Tech report says half of all FE learning should be online within three years
All publicly-funded FE courses in England should have half of their content online by the 2017/18 academic year, a technology review has suggested.
In a draft document published this week, the government’s FE Learning Technology Action Group (Feltag) says that it is vital the sector keeps abreast of rapidly accelerating technological change.
It recommends that from 2015/16, all publicly-funded learning programmes should have at least 10 per cent of their content wholly online, with incentives to boost this to 50 per cent by 2017/18.
The report says the entire FE workforce must be “brought up to speed” to fully understand the potential of learning technology, with “significant investment” in their knowledge and skills.
The FE funding system should fully support the adoption of new digital technology and learning methods, and should start encouraging “learning presence, not physical attendance”, it recommends.
It points to the use of remote teaching via webcams, video "masterclass demonstrations" and massive open online courses (MOOCs) as examples of learning that don’t require learners and teachers to be in the same place.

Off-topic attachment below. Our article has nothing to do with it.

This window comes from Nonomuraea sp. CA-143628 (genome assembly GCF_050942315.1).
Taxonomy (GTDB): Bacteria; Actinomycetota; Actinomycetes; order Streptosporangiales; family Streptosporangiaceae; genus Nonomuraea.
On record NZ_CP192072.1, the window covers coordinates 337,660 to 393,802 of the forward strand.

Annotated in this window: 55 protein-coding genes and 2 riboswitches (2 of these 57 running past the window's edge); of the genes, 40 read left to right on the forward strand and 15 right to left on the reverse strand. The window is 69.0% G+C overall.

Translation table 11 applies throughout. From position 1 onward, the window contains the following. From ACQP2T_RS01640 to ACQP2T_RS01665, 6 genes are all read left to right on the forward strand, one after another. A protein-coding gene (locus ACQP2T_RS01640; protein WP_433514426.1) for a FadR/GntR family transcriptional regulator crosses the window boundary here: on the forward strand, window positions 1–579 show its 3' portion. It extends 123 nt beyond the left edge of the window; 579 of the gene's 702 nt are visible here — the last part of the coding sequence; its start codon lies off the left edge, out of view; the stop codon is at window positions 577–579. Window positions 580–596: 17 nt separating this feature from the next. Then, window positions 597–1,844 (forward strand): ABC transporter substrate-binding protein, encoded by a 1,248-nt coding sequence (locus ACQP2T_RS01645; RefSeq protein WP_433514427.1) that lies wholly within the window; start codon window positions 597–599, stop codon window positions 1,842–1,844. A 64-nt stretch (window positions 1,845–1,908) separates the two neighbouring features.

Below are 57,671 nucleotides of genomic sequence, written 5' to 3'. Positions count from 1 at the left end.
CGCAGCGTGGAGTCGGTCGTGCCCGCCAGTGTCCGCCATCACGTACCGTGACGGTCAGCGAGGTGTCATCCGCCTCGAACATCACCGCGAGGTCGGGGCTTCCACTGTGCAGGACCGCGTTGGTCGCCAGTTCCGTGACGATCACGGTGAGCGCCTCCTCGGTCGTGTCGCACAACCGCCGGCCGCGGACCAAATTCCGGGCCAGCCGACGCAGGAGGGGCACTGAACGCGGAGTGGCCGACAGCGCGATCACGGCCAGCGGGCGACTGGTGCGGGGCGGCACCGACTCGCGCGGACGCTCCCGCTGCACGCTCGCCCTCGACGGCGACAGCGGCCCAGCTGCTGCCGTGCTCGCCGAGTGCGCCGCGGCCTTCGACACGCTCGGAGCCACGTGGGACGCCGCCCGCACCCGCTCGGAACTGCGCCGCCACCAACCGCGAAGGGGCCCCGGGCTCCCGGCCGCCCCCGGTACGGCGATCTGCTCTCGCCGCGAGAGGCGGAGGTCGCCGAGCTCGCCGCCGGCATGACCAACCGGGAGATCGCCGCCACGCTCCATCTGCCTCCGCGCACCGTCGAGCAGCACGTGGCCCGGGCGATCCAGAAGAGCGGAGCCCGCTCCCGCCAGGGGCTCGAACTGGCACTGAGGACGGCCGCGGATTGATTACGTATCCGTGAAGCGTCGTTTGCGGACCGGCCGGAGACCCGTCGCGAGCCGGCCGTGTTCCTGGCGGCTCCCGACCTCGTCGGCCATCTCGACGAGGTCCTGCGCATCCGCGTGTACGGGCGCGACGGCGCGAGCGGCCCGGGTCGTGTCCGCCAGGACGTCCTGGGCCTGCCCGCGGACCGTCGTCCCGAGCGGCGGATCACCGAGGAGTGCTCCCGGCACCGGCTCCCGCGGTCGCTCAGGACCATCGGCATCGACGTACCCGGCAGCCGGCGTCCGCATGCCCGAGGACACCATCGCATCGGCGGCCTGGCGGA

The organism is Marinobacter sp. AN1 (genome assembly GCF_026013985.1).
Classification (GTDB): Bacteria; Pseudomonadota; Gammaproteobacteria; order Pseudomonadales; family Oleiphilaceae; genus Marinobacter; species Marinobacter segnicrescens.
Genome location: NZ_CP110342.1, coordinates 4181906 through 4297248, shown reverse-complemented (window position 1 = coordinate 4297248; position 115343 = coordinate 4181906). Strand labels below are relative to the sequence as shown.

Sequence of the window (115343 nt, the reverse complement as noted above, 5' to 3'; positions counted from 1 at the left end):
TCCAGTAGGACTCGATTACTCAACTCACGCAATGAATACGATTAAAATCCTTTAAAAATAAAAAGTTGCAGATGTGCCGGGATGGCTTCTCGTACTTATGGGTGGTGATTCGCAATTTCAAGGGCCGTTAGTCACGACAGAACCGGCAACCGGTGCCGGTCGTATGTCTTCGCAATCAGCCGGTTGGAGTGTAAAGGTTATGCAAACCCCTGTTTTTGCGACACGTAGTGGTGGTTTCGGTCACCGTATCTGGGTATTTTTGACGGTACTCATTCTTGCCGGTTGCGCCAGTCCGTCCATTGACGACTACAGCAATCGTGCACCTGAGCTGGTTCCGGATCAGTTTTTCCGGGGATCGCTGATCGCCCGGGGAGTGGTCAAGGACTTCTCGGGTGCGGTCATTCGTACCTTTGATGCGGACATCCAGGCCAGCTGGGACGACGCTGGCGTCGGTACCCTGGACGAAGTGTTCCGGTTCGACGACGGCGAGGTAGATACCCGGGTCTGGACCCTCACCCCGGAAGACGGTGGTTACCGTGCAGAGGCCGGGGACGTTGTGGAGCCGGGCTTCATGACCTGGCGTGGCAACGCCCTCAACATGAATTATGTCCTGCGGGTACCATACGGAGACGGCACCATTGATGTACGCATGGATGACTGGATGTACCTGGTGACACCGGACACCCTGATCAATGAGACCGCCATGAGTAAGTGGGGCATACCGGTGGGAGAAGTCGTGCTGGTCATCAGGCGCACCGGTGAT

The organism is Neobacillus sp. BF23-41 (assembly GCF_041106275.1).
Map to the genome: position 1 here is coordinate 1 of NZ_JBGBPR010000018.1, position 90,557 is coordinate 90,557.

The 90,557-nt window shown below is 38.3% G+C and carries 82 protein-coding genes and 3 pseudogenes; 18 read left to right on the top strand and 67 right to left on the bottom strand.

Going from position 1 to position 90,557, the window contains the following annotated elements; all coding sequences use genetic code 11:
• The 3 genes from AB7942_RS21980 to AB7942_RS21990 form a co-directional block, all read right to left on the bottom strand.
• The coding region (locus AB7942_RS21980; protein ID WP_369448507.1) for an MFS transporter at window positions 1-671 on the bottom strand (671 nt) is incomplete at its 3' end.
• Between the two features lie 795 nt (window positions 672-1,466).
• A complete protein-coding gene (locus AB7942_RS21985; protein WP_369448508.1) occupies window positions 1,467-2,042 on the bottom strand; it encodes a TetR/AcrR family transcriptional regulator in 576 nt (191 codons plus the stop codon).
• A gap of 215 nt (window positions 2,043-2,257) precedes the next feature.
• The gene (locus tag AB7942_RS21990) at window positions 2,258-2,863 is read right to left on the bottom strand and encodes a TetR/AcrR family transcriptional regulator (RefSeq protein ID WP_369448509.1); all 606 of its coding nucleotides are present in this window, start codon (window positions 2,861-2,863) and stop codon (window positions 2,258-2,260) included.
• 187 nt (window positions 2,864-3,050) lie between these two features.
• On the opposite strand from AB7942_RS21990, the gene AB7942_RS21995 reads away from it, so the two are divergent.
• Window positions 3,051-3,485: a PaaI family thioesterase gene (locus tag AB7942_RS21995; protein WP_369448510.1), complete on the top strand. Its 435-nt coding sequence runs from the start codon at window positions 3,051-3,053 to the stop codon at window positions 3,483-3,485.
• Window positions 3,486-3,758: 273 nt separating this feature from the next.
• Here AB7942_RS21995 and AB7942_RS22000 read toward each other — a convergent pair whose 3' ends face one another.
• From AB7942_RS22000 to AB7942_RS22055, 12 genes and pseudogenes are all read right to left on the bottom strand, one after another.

The new approach should also be monitored, with all providers having a learning technology strand in their teaching, learning and assessment strategy, which will form part of Ofsted's inspection framework.
Feltag member Bob Harrison, who is also vice chair of governors at Barnsley’s Northern College and an education adviser at Toshiba Information Systems, said: “This is an attempt to 'nudge' the culture of the FE system further towards a digital future and shake it out of its analogue past.
“FE was predicated on the industrial revolution and designed to meet the needs of that world. The world has changed, but the FE system is struggling to keep pace.”
Earlier this week vocational education body City & Guilds said the FE sector should be “bolder” in its use of technology.
In a report, it said the sector should embrace a “culture of experimentation”, with teachers developing new methods together with students.